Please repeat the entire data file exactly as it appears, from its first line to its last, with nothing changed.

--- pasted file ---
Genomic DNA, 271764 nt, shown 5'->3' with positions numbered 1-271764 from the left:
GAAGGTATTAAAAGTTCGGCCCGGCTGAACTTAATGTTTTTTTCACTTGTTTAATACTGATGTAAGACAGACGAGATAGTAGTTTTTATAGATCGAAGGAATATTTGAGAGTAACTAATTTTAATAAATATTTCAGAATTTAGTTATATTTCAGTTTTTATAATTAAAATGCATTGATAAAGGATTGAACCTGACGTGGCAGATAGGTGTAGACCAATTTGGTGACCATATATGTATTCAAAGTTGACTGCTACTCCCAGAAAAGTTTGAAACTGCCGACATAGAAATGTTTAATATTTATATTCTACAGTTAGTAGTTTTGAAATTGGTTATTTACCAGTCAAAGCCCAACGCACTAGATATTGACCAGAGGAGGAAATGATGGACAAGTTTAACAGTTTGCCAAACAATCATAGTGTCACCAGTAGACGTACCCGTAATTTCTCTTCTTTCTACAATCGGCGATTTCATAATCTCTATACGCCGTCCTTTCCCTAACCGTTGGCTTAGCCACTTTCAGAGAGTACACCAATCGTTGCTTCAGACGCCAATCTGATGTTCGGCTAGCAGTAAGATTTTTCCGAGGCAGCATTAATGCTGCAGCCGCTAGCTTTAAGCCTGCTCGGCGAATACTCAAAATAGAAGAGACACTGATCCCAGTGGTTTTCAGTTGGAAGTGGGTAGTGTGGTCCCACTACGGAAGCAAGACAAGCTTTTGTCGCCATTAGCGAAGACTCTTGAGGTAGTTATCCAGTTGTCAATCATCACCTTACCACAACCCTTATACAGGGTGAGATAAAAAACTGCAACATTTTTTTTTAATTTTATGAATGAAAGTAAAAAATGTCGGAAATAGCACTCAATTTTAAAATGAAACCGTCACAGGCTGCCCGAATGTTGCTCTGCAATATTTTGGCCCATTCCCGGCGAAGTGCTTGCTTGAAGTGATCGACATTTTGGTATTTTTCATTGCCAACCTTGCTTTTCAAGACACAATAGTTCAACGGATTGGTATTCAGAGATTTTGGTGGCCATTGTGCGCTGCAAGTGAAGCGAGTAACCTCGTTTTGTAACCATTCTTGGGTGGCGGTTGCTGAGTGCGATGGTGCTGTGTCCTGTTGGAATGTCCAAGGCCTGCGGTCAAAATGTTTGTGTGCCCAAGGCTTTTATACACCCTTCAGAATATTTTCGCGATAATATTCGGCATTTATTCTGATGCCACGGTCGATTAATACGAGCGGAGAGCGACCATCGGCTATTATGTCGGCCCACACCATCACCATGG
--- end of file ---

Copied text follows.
Genomic DNA, 271764 nt, shown 5'->3' with positions numbered 1-271764 from the left:
GAAGGTATTAAAAGTTCGGCCCGGCTGAACTTAATGTTTTTTTCACTTGTTTAATACTGATGTAAGACAGACGAGATAGTAGTTTTTATAGATCGAAGGAATATTTGAGAGTAACTAATTTTAATAAATATTTCAGAATTTAGTTATATTTCAGTTTTTATAATTAAAATGCATTGATAAAGGATTGAACCTGACGTGGCAGATAGGTGTAGACCAATTTGGTGACCATATATGTATTCAAAGTTGACTGCTACTCCCAGAAAAGTTTGAAACTGCCGACATAGAAATGTTTAATATTTATATTCTACAGTTAGTAGTTTTGAAATTGGTTATTTACCAGTCAAAGCCCAACGCACTAGATATTGACCAGAGGAGGAAATGATGGACAAGTTTAACAGTTTGCCAAACAATCATAGTGTCACCAGTAGACGTACCCGTAATTTCTCTTCTTTCTACAATCGGCGATTTCATAATCTCTATACGCCGTCCTTTCCCTAACCGTTGGCTTAGCCACTTTCAGAGAGTACACCAATCGTTGCTTCAGACGCCAATCTGATGTTCGGCTAGCAGTAAGATTTTTCCGAGGCAGCATTAATGCTGCAGCCGCTAGCTTTAAGCCTGCTCGGCGAATACTCAAAATAGAAGAGACACTGATCCCAGTGGTTTTCAGTTGGAAGTGGGTAGTGTGGTCCCACTACGGAAGCAAGACAAGCTTTTGTCGCCATTAGCGAAGACTCTTGAGGTAGTTATCCAGTTGTCAATCATCACCTTACCACAACCCTTATACAGGGTGAGATAAAAAACTGCAACATTTTTTTTTAATTTTATGAATGAAAGTAAAAAATGTCGGAAATAGCACTCAATTTTAAAATGAAACCGTCACAGGCTGCCCGAATGTTGCTCTGCAATATTTTGGCCCATTCCCGGCGAAGTGCTTGCTTGAAGTGATCGACATTTTGGTATTTTTCATTGCCAACCTTGCTTTTCAAGACACAATAGTTCAACGGATTGGTATTCAGAGATTTTGGTGGCCATTGTGCGCTGCAAGTGAAGCGAGTAACCTCGTTTTGTAACCATTCTTGGGTGGCGGTTGCTGAGTGCGATGGTGCTGTGTCCTGTTGGAATGTCCAAGGCCTGCGGTCAAAATGTTTGTGTGCCCAAGGCTTTTATACACCCTTCAGAATATTTTCGCGATAATATTCGGCATTTATTCTGATGCCACGGTCGATTAATACGAGCGGAGAGCGACCATCGGCTATTATGTCGGCCCACACCATCACCATGG